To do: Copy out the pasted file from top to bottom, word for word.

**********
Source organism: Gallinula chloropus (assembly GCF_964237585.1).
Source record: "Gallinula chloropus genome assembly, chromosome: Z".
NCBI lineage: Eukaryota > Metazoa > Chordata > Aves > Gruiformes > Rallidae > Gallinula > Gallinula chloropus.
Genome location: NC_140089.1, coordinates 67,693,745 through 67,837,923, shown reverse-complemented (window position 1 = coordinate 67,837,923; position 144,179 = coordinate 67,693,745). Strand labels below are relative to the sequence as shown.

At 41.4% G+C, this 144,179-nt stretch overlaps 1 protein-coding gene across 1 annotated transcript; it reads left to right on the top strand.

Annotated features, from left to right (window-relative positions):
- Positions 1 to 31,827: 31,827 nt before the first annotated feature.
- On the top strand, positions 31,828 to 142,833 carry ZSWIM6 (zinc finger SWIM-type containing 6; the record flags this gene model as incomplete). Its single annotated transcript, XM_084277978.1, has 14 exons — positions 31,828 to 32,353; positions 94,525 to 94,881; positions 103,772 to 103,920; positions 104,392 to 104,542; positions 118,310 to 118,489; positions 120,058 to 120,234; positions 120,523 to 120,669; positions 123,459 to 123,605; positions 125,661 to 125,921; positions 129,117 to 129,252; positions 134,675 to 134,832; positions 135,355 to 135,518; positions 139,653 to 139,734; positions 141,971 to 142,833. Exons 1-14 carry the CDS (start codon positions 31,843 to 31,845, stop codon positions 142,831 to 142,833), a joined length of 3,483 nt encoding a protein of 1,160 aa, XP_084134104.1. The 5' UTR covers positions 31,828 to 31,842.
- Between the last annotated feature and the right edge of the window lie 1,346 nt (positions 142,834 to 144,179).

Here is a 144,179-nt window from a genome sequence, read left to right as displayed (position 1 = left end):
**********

Source organism: Gallinula chloropus (assembly GCF_964237585.1).
Source record: "Gallinula chloropus genome assembly, chromosome: Z".
NCBI lineage: Eukaryota > Metazoa > Chordata > Aves > Gruiformes > Rallidae > Gallinula > Gallinula chloropus.
Genome location: NC_140089.1, coordinates 67,693,745 through 67,837,923, shown reverse-complemented (window position 1 = coordinate 67,837,923; position 144,179 = coordinate 67,693,745). Strand labels below are relative to the sequence as shown.

At 41.4% G+C, this 144,179-nt stretch overlaps 1 protein-coding gene across 1 annotated transcript; it reads left to right on the top strand.

Annotated features, from left to right (window-relative positions):
- Positions 1 to 31,827: 31,827 nt before the first annotated feature.
- On the top strand, positions 31,828 to 142,833 carry ZSWIM6 (zinc finger SWIM-type containing 6; the record flags this gene model as incomplete). Its single annotated transcript, XM_084277978.1, has 14 exons — positions 31,828 to 32,353; positions 94,525 to 94,881; positions 103,772 to 103,920; positions 104,392 to 104,542; positions 118,310 to 118,489; positions 120,058 to 120,234; positions 120,523 to 120,669; positions 123,459 to 123,605; positions 125,661 to 125,921; positions 129,117 to 129,252; positions 134,675 to 134,832; positions 135,355 to 135,518; positions 139,653 to 139,734; positions 141,971 to 142,833. Exons 1-14 carry the CDS (start codon positions 31,843 to 31,845, stop codon positions 142,831 to 142,833), a joined length of 3,483 nt encoding a protein of 1,160 aa, XP_084134104.1. The 5' UTR covers positions 31,828 to 31,842.
- Between the last annotated feature and the right edge of the window lie 1,346 nt (positions 142,834 to 144,179).

Here is a 144,179-nt window from a genome sequence, read left to right as displayed (position 1 = left end):